I’m sure that you have a web site. Almost every organization does. It’s a great way to let the public know about your fine mission, and it’s much less expensive and “greener” than printing reams of paper brochures.
But if someone didn’t know you existed, how would they find you?
Easy, right? Google, Yahoo or another search engine. But if you’re a nonprofit, you probably decided not to pay for search engine listings. So how do you improve the chances of being found?
Search Engine Optimization. At its most basic level, it’s embedding “keywords,” descriptions of your programs, into the code of your web site to help your client’s and donor’s search engine find you. Taking it a short step further? Use those keywords in the text of your web site.
How do you identify these words? Yes, some imagination helps. What describes your processes or services that you might think that people use in a search engine? But you can be more systematic, too. Type “keywords” into Google or yahoo and you’ll come up with each search engine’s keyword tool, and many others. There you’re able to input words and phrases and actually see their frequency of use in searches relative to others words.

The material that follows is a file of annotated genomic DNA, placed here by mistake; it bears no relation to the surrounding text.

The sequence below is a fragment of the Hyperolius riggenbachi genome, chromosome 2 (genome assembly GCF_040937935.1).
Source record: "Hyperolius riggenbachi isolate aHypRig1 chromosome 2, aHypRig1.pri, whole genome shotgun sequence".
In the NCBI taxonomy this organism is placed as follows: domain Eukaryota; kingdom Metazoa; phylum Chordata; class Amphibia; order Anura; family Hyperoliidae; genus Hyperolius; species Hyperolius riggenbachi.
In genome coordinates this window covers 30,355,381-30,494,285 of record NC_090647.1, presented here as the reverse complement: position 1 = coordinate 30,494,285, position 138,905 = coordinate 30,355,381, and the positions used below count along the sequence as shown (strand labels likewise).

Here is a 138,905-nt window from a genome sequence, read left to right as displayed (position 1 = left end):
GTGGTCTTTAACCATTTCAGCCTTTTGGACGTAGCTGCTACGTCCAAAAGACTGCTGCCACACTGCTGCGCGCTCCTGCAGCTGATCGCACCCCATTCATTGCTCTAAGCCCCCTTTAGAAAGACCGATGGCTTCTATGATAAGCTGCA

I used this method to help select the name of my business. Both “fundraising” and “talent” were high scoring words. At least it gives me an edge compared to competitor’s business names.
So, where does copywriting come in? Once you establish the words that your clients and donors search, write copy to capture those words. The challenge is to sound authentic to your mission while using the keywords.
This just scratches the surface, however. Search Engine Optimization is more than that. There’s using tools like Google Analytics and more. But making sure that your copy is “keyword rich” is a big step in the right direction.
Of course, I’m biased. I write web site copy that makes your site keyword rich. But whether you use my services or do the work in-house, know that having a web site is really the easy part. Making it found is the real challenge.